“Splendid. Your first time?”


David  had recently completed his double-major in architecture and engineering  at the University of Washington, and he’d just been accepted to the  master’s program at Athens U! It was weird, though, because the program  was keyed to immortal time and took two hundred years to complete.  Veronica had told him to come to the City of Mount Olympus well before  classes started, to adjust to life in an all-immortal setting.

They reached the bottom of the incline and stood on flat pavement.

“That way,” David said, pointing left.

Clifford stepped into the street in front of oncoming traffic.


David  lunged forward as horns blared, grabbed Clifford’s elbow and tugged him  back to the curb. His heart, swamped with adrenaline, thudded in his  chest.

“Sorry,” Clifford said. “I’ve been at corporate so long I’ve forgotten mortal customs.”

“No  problem,” said David reflexively, then flinched. Veronica had  repeatedly asked him to drop the phrase from his vocabulary but it was a  hard habit to break, especially when he was stressed.

The  red hand on the crosswalk light changed to the white stick figure of a  forward-tilted man. They crossed the street and strolled down the east  side of Alaskan Way, under the still-intact section of the Viaduct.  Speeding vehicles thumped and growled above. The damp summer air was  gritty with Elliott Bay salt and the dust of ripped pavement. Ahead,  beyond the raised highway’s on-ramp, it looked as if a bomb had gone  off. A large section of the Alaskan Way Viaduct had been demolished. A  vast ditch yawned where the street used to be. Inside the ditch lay a  monstrous, round machine, dubbed Bertha by the local press.

“Great Zeus!” Clifford said under his breath.

The  underground tunneling device had been custom-built by a Japanese  company for the “tunnel option” project—the relocation of State Highway  99 from the Alaskan Way Viaduct to a two-mile long tunnel underneath  Seattle’s waterfront.

Clifford removed a digital device from his tweed blazer’s pocket and snapped some pictures.

“Incredible!” he exclaimed, sounding less than pleased.

“It’s broken down—again,” David said. “The project managers don’t expect to start drilling again for six months, at least.”

“How far did she make it?” Clifford asked as he clicked.

“Less than a thousand feet—of two miles!” David said.

“I  don’t wish to blaspheme,” said Clifford, “but perhaps even the Big-G  Gods won’t be able to repair this situation.” He turned and studied the  brick buildings just east of the infant tunnel. “Clearly we’ll need to  deploy additional staff to reinforce these,” he said with a wave of his  hand, “and if the seawall fails I fear we’ll have to call in Poseidon.  Ms. Zeta will not be pleased with my report.”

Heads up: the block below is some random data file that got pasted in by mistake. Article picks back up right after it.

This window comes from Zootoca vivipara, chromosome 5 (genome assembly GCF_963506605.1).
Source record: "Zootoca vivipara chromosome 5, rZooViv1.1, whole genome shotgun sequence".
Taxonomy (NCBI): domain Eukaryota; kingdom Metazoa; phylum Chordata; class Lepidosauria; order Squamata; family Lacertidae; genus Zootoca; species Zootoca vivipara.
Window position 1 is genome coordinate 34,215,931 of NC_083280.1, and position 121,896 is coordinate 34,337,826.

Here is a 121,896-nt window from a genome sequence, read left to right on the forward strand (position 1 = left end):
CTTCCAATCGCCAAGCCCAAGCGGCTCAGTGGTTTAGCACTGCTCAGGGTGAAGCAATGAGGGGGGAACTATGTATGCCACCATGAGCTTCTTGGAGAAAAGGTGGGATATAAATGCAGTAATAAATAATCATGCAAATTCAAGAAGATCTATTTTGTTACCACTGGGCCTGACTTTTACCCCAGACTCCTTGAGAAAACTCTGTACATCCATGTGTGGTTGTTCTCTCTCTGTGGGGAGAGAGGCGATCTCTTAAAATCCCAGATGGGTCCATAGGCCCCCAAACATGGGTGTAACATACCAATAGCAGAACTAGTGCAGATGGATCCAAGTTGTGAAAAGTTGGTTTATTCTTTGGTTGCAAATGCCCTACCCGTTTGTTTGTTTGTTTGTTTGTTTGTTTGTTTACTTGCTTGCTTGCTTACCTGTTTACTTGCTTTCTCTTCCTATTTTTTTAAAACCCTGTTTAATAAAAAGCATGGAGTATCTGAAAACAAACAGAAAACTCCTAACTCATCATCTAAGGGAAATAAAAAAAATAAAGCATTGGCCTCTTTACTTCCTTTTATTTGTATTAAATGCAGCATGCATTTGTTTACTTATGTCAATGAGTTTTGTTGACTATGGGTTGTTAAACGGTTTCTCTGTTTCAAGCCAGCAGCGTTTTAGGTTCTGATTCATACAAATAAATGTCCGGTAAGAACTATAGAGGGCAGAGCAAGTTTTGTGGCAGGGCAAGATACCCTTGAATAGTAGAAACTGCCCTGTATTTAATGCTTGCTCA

“How  is Veronica?” She hadn’t been in contact with David much since she’d  taken over as CEO. Last month she’d sent a congratulatory e-mail and a  one-way plane ticket to Athens International Airport for graduation, but  he hadn’t seen her face-to-face in a year.

“Ms.  Zeta is—” Clifford paused, no doubt phrasing a business-appropriate  response in his thoughts before speaking. “I believe Ms. Zeta is  progressing well with every project but may be feeling the strain of  full responsibility for Heaven and Earth.”

David  looked up and studied his friend’s brooding, grey eyes. Five years ago  Clifford and Veronica had been an “item.” David had heard rumors  (through other gods assigned to Seattle) that Veronica was now too busy  for personal relationships. Clifford, though a small-g god who carried  none of the blood of Zeus, Hera or their siblings, had been named head  of the Architectural and Computer Services Department. He reported  directly to Veronica. Their work relationship was close, but if he still  carried the torch for her…

“I guess I’ll see her when I get there,” David said.

“If she has time, mate,” Clifford said, his use of slang taking David by surprise. “If she has time.”

Suddenly  going to Mount Olympus didn’t sound like much fun. If Veronica was too  busy to see him and Clifford was overworked and mooning, who would show  him the ropes? His only backup was a heavily used copy of Edith  Hamilton’s Mythology,  tucked into his backpack. He’d read it on his flight to Athens and  learn enough, hopefully, not to make a fool of himself. But he was even  more worried about getting there. Veronica had sent instructions for  finding the portal to Mount Olympus, not the Mount Olympus mortals knew  but a city that existed behind-the-scenes. Was he god enough pass the  test?

“C’mon,”  David said to Clifford. He nodded in the direction from which they’d  come. “Let’s do Ivar’s for fish and chips. My treat, and you can tell me  what it’s like at Athens U.”